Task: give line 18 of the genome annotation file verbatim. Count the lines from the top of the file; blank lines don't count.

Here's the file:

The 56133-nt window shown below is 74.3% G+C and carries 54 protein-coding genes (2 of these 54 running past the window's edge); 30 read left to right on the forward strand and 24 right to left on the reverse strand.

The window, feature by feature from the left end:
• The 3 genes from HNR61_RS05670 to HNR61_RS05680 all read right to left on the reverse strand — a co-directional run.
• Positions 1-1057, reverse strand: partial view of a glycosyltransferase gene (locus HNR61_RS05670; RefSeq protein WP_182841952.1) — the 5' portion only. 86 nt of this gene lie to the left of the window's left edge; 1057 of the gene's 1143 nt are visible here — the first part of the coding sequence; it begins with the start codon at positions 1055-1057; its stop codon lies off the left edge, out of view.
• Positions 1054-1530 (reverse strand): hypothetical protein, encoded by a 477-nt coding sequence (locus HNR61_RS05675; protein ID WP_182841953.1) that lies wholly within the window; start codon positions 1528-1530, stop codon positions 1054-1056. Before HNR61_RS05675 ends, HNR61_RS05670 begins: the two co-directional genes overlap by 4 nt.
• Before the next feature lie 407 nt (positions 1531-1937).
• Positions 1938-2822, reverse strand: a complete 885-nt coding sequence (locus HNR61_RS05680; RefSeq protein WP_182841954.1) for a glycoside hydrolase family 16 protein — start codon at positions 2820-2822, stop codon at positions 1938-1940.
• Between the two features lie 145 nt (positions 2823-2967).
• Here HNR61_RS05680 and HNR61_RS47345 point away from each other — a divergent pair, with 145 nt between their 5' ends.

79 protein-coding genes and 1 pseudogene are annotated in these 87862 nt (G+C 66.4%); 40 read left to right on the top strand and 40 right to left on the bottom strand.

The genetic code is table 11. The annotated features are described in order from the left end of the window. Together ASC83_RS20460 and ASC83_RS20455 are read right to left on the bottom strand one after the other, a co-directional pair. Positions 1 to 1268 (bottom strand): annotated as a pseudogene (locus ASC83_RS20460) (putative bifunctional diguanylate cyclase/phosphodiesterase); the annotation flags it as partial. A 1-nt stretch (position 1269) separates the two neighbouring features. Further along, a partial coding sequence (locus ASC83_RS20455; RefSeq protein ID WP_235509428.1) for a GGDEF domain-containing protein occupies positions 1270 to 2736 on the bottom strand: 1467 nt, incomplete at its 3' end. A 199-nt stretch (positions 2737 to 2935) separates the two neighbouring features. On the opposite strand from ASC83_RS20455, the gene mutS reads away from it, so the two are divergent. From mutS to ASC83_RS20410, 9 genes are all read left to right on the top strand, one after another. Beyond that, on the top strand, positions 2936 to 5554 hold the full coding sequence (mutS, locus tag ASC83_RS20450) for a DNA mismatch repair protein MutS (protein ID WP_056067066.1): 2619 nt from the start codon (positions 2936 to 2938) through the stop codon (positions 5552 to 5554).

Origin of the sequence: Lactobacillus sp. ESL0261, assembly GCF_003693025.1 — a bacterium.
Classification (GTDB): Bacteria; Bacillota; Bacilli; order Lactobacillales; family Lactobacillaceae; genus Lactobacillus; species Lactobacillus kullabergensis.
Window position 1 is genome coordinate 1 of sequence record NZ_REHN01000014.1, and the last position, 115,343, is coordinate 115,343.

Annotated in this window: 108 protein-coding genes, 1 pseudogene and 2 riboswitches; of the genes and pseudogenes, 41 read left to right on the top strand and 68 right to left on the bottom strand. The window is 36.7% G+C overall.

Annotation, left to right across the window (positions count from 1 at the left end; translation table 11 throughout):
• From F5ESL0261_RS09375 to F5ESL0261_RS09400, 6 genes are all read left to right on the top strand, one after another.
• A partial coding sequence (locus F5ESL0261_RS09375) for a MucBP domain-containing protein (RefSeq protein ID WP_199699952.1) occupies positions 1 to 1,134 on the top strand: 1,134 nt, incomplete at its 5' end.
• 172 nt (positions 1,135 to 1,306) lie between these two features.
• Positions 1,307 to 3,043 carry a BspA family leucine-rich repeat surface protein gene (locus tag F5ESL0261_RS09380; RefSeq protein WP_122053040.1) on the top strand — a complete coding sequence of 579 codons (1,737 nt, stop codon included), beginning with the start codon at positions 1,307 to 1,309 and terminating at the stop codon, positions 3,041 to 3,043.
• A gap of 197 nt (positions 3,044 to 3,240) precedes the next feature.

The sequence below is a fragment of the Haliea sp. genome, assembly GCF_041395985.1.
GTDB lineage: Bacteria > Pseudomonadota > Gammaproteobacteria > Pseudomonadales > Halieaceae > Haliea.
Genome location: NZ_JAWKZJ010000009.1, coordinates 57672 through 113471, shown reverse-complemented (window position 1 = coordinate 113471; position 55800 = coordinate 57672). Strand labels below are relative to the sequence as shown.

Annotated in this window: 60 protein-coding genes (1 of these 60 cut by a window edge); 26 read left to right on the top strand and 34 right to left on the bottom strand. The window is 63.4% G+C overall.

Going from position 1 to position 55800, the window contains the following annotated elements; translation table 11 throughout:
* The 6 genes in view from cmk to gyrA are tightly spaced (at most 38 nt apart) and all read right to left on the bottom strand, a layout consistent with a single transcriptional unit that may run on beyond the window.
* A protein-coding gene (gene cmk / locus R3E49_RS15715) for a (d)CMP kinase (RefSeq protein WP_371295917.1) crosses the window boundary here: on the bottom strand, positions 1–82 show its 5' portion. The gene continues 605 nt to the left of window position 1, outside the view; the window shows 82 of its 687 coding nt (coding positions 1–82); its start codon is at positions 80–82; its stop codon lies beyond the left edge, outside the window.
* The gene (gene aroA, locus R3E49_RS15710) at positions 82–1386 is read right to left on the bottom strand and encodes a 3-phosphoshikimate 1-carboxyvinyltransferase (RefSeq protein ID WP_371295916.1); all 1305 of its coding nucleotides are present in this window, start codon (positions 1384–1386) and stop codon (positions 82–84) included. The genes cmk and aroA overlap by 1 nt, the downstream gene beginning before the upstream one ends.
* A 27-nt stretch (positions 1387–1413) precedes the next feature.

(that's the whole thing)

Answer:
• A partial coding sequence (locus F5ESL0261_RS09375) for a MucBP domain-containing protein (RefSeq protein ID WP_199699952.1) occupies positions 1 to 1,134 on the top strand: 1,134 nt, incomplete at its 5' end.